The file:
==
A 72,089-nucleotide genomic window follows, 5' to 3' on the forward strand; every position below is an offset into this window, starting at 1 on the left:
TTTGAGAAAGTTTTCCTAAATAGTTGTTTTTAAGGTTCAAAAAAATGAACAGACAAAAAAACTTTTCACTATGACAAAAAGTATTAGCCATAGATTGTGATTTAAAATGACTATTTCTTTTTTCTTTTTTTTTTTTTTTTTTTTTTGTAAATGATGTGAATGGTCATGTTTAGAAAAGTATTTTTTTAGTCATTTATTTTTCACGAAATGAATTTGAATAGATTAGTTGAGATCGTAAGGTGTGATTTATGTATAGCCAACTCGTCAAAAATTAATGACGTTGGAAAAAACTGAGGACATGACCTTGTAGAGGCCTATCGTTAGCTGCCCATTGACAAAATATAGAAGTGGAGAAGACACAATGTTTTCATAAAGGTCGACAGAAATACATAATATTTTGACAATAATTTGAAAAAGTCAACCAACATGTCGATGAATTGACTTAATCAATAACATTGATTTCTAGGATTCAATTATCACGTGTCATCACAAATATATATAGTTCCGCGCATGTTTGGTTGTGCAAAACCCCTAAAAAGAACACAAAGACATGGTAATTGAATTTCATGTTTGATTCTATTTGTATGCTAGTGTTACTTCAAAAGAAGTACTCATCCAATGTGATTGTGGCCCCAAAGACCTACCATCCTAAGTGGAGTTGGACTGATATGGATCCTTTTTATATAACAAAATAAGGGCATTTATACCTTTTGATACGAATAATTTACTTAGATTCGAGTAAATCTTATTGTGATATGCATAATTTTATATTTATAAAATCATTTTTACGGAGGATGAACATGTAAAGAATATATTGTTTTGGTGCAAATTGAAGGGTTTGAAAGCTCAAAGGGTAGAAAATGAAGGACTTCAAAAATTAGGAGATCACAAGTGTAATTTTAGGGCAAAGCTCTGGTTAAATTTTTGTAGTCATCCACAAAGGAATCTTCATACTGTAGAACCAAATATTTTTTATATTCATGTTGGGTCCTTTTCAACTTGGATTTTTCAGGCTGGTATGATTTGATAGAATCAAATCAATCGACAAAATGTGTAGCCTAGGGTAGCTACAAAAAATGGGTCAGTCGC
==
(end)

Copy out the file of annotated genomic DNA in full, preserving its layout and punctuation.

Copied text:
A 72,089-nucleotide genomic window follows, 5' to 3' on the forward strand; every position below is an offset into this window, starting at 1 on the left:
TTTGAGAAAGTTTTCCTAAATAGTTGTTTTTAAGGTTCAAAAAAATGAACAGACAAAAAAACTTTTCACTATGACAAAAAGTATTAGCCATAGATTGTGATTTAAAATGACTATTTCTTTTTTCTTTTTTTTTTTTTTTTTTTTTTGTAAATGATGTGAATGGTCATGTTTAGAAAAGTATTTTTTTAGTCATTTATTTTTCACGAAATGAATTTGAATAGATTAGTTGAGATCGTAAGGTGTGATTTATGTATAGCCAACTCGTCAAAAATTAATGACGTTGGAAAAAACTGAGGACATGACCTTGTAGAGGCCTATCGTTAGCTGCCCATTGACAAAATATAGAAGTGGAGAAGACACAATGTTTTCATAAAGGTCGACAGAAATACATAATATTTTGACAATAATTTGAAAAAGTCAACCAACATGTCGATGAATTGACTTAATCAATAACATTGATTTCTAGGATTCAATTATCACGTGTCATCACAAATATATATAGTTCCGCGCATGTTTGGTTGTGCAAAACCCCTAAAAAGAACACAAAGACATGGTAATTGAATTTCATGTTTGATTCTATTTGTATGCTAGTGTTACTTCAAAAGAAGTACTCATCCAATGTGATTGTGGCCCCAAAGACCTACCATCCTAAGTGGAGTTGGACTGATATGGATCCTTTTTATATAACAAAATAAGGGCATTTATACCTTTTGATACGAATAATTTACTTAGATTCGAGTAAATCTTATTGTGATATGCATAATTTTATATTTATAAAATCATTTTTACGGAGGATGAACATGTAAAGAATATATTGTTTTGGTGCAAATTGAAGGGTTTGAAAGCTCAAAGGGTAGAAAATGAAGGACTTCAAAAATTAGGAGATCACAAGTGTAATTTTAGGGCAAAGCTCTGGTTAAATTTTTGTAGTCATCCACAAAGGAATCTTCATACTGTAGAACCAAATATTTTTTATATTCATGTTGGGTCCTTTTCAACTTGGATTTTTCAGGCTGGTATGATTTGATAGAATCAAATCAATCGACAAAATGTGTAGCCTAGGGTAGCTACAAAAAATGGGTCAGTCGC